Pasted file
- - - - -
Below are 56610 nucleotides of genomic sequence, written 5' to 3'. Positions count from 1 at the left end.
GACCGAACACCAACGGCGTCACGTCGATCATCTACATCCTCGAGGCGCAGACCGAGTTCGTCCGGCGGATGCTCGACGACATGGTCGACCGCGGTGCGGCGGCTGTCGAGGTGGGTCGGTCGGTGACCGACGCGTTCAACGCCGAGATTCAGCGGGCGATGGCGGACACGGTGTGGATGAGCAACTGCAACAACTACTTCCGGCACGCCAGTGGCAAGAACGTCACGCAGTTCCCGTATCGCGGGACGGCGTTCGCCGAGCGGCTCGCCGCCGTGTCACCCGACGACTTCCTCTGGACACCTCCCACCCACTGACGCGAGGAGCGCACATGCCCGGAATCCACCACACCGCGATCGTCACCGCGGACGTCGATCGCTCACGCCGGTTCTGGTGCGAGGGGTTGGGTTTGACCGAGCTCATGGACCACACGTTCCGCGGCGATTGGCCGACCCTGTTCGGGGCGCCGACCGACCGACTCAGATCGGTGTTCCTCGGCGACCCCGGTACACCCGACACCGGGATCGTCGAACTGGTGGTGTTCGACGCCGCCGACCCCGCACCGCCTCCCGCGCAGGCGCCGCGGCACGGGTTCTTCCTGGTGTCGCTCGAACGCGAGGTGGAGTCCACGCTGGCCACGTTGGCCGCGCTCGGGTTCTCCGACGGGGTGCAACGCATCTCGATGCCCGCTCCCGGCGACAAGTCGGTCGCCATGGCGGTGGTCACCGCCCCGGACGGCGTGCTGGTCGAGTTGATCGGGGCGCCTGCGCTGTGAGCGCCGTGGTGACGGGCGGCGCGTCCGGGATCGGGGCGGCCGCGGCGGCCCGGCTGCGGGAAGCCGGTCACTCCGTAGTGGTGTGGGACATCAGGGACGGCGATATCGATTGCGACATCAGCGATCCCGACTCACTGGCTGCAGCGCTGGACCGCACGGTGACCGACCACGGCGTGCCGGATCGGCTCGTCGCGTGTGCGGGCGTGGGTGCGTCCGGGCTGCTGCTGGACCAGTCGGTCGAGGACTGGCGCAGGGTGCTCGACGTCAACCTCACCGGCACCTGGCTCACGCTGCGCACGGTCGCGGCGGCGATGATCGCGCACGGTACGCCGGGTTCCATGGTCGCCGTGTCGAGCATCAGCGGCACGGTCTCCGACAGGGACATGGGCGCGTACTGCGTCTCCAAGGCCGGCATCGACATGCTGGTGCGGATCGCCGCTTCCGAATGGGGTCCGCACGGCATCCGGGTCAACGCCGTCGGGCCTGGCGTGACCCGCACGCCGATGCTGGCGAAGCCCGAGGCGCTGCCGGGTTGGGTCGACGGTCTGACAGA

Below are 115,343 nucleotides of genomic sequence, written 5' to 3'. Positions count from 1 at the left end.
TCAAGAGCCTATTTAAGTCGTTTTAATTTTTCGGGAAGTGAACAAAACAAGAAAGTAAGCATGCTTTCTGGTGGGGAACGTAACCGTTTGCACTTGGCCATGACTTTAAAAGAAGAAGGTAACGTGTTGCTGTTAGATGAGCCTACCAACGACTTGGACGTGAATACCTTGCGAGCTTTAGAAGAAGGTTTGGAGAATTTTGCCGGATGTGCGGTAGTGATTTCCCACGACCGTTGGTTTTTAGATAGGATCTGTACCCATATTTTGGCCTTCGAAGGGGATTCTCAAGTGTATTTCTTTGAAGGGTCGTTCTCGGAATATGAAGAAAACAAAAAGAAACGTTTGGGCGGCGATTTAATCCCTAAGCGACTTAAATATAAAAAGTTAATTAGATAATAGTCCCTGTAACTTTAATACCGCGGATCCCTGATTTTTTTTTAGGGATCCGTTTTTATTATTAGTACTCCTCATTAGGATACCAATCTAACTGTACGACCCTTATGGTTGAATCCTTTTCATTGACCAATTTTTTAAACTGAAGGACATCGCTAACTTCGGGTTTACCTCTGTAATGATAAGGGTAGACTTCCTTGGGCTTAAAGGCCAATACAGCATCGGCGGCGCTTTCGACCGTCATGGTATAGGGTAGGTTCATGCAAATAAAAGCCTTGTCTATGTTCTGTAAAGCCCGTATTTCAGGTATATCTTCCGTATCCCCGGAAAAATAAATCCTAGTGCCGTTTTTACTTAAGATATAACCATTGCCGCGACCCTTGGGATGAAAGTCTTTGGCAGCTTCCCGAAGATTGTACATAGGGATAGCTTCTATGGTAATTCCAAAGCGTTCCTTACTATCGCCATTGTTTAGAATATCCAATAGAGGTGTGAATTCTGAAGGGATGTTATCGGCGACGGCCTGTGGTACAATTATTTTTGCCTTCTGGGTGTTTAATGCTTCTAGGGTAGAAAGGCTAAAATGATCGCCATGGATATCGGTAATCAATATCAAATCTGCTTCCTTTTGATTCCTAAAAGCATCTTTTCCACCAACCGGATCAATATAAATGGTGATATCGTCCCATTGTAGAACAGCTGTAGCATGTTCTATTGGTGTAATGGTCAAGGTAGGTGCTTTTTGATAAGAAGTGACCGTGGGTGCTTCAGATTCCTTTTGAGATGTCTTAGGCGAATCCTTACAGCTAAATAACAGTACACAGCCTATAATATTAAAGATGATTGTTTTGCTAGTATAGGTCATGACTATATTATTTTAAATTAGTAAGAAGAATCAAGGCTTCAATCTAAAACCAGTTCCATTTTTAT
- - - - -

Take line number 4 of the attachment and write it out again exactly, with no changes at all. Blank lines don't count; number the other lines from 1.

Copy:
TCAAGAGCCTATTTAAGTCGTTTTAATTTTTCGGGAAGTGAACAAAACAAGAAAGTAAGCATGCTTTCTGGTGGGGAACGTAACCGTTTGCACTTGGCCATGACTTTAAAAGAAGAAGGTAACGTGTTGCTGTTAGATGAGCCTACCAACGACTTGGACGTGAATACCTTGCGAGCTTTAGAAGAAGGTTTGGAGAATTTTGCCGGATGTGCGGTAGTGATTTCCCACGACCGTTGGTTTTTAGATAGGATCTGTACCCATATTTTGGCCTTCGAAGGGGATTCTCAAGTGTATTTCTTTGAAGGGTCGTTCTCGGAATATGAAGAAAACAAAAAGAAACGTTTGGGCGGCGATTTAATCCCTAAGCGACTTAAATATAAAAAGTTAATTAGATAATAGTCCCTGTAACTTTAATACCGCGGATCCCTGATTTTTTTTTAGGGATCCGTTTTTATTATTAGTACTCCTCATTAGGATACCAATCTAACTGTACGACCCTTATGGTTGAATCCTTTTCATTGACCAATTTTTTAAACTGAAGGACATCGCTAACTTCGGGTTTACCTCTGTAATGATAAGGGTAGACTTCCTTGGGCTTAAAGGCCAATACAGCATCGGCGGCGCTTTCGACCGTCATGGTATAGGGTAGGTTCATGCAAATAAAAGCCTTGTCTATGTTCTGTAAAGCCCGTATTTCAGGTATATCTTCCGTATCCCCGGAAAAATAAATCCTAGTGCCGTTTTTACTTAAGATATAACCATTGCCGCGACCCTTGGGATGAAAGTCTTTGGCAGCTTCCCGAAGATTGTACATAGGGATAGCTTCTATGGTAATTCCAAAGCGTTCCTTACTATCGCCATTGTTTAGAATATCCAATAGAGGTGTGAATTCTGAAGGGATGTTATCGGCGACGGCCTGTGGTACAATTATTTTTGCCTTCTGGGTGTTTAATGCTTCTAGGGTAGAAAGGCTAAAATGATCGCCATGGATATCGGTAATCAATATCAAATCTGCTTCCTTTTGATTCCTAAAAGCATCTTTTCCACCAACCGGATCAATATAAATGGTGATATCGTCCCATTGTAGAACAGCTGTAGCATGTTCTATTGGTGTAATGGTCAAGGTAGGTGCTTTTTGATAAGAAGTGACCGTGGGTGCTTCAGATTCCTTTTGAGATGTCTTAGGCGAATCCTTACAGCTAAATAACAGTACACAGCCTATAATATTAAAGATGATTGTTTTGCTAGTATAGGTCATGACTATATTATTTTAAATTAGTAAGAAGAATCAAGGCTTCAATCTAAAACCAGTTCCATTTTTAT